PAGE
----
In these days of corporate governance and ethical practices, judgments about trading partners can be affected by matters which may be outside mainstream daily activities.
Take Royal & SunAlliance (R&SA), a famous insurer. The world of intermediaries knows there have been major problems and we would all like to wish the company well in its recovery plan. However, a statement recently published gave cause for concern.
I had just attended a medical insurer's seminar, at which it was agreed that the average per capita company health insurance premium is around £550 a year. (The cost of a company car may be in addition between £6,000 and £10,000 a year).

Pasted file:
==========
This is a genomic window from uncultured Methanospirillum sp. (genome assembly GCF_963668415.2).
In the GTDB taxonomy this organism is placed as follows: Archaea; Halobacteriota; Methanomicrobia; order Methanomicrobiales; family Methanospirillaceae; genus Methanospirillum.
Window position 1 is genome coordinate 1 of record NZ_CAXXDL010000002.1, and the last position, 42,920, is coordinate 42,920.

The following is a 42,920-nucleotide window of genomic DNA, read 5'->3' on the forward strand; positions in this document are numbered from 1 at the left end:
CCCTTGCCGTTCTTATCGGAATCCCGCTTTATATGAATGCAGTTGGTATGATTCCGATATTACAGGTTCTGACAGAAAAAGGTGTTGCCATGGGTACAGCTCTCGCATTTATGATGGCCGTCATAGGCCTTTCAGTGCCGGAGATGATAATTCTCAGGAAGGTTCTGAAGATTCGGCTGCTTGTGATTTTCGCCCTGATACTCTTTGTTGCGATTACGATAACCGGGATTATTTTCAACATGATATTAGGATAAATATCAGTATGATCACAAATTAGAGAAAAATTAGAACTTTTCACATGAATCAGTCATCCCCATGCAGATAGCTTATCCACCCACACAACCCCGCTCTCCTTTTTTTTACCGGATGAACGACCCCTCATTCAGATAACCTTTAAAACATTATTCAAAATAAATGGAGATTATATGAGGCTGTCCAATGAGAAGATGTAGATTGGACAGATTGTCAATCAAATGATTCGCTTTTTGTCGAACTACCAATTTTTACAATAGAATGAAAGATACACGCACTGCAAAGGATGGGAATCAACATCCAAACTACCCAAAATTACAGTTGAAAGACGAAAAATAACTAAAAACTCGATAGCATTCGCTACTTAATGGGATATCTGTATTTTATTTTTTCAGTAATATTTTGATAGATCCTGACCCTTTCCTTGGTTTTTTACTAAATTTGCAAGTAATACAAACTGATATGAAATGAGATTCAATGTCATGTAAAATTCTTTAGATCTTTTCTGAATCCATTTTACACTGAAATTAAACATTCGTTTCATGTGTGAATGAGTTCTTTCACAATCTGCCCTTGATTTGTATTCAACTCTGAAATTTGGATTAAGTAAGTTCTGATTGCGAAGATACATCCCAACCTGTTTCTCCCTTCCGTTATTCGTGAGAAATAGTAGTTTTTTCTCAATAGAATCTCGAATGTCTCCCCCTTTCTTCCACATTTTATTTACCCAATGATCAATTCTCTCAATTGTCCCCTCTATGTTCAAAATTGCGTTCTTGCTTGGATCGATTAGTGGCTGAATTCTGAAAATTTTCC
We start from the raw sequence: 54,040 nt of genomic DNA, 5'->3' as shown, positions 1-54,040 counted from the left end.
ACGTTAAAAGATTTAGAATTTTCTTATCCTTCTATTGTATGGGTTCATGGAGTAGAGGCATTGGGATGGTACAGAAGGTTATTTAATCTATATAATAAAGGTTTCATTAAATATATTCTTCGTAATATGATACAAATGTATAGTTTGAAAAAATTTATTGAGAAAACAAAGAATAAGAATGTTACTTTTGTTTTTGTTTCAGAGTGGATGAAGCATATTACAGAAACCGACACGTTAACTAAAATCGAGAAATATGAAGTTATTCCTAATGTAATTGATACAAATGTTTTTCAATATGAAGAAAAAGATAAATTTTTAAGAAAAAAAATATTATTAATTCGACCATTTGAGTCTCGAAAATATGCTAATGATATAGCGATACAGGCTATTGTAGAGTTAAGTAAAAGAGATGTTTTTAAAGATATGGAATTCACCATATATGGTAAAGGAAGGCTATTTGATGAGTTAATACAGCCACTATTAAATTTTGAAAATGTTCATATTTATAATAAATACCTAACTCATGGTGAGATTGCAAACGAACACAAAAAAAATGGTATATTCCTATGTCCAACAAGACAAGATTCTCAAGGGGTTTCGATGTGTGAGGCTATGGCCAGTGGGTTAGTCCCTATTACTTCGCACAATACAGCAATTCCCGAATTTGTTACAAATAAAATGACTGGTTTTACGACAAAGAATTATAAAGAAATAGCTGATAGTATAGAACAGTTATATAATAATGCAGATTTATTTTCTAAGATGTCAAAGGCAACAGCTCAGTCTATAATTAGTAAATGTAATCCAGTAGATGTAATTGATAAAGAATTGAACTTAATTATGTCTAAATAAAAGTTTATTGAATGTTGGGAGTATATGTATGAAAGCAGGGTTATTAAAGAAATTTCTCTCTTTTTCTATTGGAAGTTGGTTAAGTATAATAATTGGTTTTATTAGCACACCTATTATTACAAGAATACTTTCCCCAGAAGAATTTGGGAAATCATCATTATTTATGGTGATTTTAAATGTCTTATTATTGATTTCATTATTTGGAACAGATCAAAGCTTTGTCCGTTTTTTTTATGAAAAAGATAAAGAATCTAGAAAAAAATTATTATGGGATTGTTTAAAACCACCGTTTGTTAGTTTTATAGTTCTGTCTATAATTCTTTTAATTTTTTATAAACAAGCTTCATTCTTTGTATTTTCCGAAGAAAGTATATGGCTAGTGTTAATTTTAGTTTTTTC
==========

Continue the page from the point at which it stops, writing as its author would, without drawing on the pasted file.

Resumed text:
These figures sat uneasily with information that the R&SA's new chief executive's first nine months' remuneration included "car and medical benefits worth £27,000". His total "earnings" for the period were £1.38m.
My R&SA policyholder clients may feel they are paying over the odds for something. I as a broker must seriously question recommending R&SA as an insurer or carrier if their overheads are of the order described.
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